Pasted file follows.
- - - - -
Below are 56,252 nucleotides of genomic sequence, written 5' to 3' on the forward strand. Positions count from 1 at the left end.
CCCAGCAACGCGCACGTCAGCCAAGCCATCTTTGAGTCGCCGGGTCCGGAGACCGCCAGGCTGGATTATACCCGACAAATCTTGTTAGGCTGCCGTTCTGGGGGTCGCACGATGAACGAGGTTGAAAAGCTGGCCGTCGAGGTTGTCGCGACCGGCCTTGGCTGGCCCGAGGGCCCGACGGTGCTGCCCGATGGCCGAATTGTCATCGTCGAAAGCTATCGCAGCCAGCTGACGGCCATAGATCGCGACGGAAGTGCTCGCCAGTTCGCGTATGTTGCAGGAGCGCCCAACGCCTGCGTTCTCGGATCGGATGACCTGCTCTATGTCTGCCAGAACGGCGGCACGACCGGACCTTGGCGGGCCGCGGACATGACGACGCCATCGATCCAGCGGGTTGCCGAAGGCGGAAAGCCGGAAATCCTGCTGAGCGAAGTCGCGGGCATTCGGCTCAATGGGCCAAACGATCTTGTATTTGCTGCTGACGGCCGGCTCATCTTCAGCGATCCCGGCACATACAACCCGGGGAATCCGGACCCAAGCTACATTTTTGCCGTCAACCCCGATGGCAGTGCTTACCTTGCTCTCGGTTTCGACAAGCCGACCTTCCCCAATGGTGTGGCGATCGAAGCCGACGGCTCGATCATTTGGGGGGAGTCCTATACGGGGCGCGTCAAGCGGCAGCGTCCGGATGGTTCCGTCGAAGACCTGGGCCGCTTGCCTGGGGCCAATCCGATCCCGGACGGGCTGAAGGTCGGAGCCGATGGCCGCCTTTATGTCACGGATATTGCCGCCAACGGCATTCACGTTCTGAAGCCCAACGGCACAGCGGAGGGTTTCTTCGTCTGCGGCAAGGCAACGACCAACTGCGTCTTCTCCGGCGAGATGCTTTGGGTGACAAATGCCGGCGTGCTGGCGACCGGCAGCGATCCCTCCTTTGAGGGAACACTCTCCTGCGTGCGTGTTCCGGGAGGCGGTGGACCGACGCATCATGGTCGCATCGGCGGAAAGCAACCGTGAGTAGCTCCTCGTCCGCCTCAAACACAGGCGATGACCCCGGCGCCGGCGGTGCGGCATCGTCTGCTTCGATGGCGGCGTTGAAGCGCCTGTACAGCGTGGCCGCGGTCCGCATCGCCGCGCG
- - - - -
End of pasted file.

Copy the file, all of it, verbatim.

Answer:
Below are 56,252 nucleotides of genomic sequence, written 5' to 3' on the forward strand. Positions count from 1 at the left end.
CCCAGCAACGCGCACGTCAGCCAAGCCATCTTTGAGTCGCCGGGTCCGGAGACCGCCAGGCTGGATTATACCCGACAAATCTTGTTAGGCTGCCGTTCTGGGGGTCGCACGATGAACGAGGTTGAAAAGCTGGCCGTCGAGGTTGTCGCGACCGGCCTTGGCTGGCCCGAGGGCCCGACGGTGCTGCCCGATGGCCGAATTGTCATCGTCGAAAGCTATCGCAGCCAGCTGACGGCCATAGATCGCGACGGAAGTGCTCGCCAGTTCGCGTATGTTGCAGGAGCGCCCAACGCCTGCGTTCTCGGATCGGATGACCTGCTCTATGTCTGCCAGAACGGCGGCACGACCGGACCTTGGCGGGCCGCGGACATGACGACGCCATCGATCCAGCGGGTTGCCGAAGGCGGAAAGCCGGAAATCCTGCTGAGCGAAGTCGCGGGCATTCGGCTCAATGGGCCAAACGATCTTGTATTTGCTGCTGACGGCCGGCTCATCTTCAGCGATCCCGGCACATACAACCCGGGGAATCCGGACCCAAGCTACATTTTTGCCGTCAACCCCGATGGCAGTGCTTACCTTGCTCTCGGTTTCGACAAGCCGACCTTCCCCAATGGTGTGGCGATCGAAGCCGACGGCTCGATCATTTGGGGGGAGTCCTATACGGGGCGCGTCAAGCGGCAGCGTCCGGATGGTTCCGTCGAAGACCTGGGCCGCTTGCCTGGGGCCAATCCGATCCCGGACGGGCTGAAGGTCGGAGCCGATGGCCGCCTTTATGTCACGGATATTGCCGCCAACGGCATTCACGTTCTGAAGCCCAACGGCACAGCGGAGGGTTTCTTCGTCTGCGGCAAGGCAACGACCAACTGCGTCTTCTCCGGCGAGATGCTTTGGGTGACAAATGCCGGCGTGCTGGCGACCGGCAGCGATCCCTCCTTTGAGGGAACACTCTCCTGCGTGCGTGTTCCGGGAGGCGGTGGACCGACGCATCATGGTCGCATCGGCGGAAAGCAACCGTGAGTAGCTCCTCGTCCGCCTCAAACACAGGCGATGACCCCGGCGCCGGCGGTGCGGCATCGTCTGCTTCGATGGCGGCGTTGAAGCGCCTGTACAGCGTGGCCGCGGTCCGCATCGCCGCGCG